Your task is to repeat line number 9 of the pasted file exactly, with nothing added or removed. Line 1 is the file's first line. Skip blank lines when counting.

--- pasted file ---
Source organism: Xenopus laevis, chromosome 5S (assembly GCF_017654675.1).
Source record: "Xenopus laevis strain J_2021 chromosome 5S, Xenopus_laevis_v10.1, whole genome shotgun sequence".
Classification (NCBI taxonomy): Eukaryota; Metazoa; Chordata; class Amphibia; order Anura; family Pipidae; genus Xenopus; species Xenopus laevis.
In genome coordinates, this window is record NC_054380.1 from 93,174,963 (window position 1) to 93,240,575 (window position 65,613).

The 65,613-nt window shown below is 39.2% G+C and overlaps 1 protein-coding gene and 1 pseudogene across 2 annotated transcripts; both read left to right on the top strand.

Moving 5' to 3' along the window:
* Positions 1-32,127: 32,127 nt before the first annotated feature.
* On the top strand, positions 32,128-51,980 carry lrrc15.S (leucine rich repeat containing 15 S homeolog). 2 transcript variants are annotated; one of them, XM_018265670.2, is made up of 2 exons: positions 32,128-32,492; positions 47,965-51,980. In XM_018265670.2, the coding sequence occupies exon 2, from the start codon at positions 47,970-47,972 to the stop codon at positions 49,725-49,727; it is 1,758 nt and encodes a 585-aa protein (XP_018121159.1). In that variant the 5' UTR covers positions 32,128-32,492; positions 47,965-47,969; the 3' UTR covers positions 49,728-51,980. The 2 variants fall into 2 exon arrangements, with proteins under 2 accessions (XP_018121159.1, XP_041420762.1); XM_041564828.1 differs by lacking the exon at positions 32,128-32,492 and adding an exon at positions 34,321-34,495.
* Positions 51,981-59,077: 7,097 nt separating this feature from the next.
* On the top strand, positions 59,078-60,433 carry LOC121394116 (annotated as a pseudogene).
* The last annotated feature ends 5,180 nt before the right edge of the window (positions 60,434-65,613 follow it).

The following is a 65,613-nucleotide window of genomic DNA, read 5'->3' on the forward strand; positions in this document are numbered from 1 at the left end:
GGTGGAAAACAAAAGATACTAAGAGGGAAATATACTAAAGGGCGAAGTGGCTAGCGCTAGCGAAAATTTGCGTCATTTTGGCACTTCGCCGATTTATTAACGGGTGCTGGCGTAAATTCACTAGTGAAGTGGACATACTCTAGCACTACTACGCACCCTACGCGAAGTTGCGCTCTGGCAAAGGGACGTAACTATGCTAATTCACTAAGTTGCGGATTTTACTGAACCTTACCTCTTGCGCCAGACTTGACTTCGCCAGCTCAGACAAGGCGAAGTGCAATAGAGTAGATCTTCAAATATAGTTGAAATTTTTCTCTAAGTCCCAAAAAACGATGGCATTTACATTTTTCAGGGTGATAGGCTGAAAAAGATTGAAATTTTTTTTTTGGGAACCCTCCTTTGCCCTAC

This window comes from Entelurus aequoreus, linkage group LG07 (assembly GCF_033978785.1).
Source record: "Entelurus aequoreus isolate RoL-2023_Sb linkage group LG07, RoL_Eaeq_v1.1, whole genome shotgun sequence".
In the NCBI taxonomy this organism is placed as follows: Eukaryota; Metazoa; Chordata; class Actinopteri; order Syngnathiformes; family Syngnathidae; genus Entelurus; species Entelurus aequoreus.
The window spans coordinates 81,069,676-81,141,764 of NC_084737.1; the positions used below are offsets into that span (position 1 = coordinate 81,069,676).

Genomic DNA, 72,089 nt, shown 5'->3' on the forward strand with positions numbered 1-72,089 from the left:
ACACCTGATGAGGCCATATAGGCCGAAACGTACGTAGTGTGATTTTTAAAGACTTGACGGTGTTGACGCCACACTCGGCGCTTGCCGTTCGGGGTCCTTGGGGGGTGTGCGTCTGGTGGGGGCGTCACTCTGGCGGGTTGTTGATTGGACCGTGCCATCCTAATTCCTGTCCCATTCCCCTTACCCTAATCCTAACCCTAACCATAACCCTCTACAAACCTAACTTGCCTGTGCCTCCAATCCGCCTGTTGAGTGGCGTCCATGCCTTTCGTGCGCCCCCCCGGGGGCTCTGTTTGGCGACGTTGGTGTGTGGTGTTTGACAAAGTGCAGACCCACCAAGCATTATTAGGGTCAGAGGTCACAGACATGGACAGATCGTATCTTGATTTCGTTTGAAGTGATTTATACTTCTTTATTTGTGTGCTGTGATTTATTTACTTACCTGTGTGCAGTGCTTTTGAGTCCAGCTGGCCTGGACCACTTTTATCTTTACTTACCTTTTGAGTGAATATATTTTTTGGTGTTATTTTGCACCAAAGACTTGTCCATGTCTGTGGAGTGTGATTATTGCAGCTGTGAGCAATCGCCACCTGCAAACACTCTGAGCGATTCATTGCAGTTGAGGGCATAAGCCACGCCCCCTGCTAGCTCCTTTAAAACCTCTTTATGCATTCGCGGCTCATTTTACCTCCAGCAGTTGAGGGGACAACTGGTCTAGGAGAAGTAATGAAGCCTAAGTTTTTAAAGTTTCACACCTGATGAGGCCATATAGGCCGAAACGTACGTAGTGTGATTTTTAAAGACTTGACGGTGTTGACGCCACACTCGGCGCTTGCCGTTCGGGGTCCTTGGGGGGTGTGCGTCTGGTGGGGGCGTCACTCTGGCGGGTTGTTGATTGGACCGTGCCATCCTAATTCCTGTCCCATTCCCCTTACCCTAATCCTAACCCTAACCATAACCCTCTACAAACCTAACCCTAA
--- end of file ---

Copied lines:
* Positions 51,981-59,077: 7,097 nt separating this feature from the next.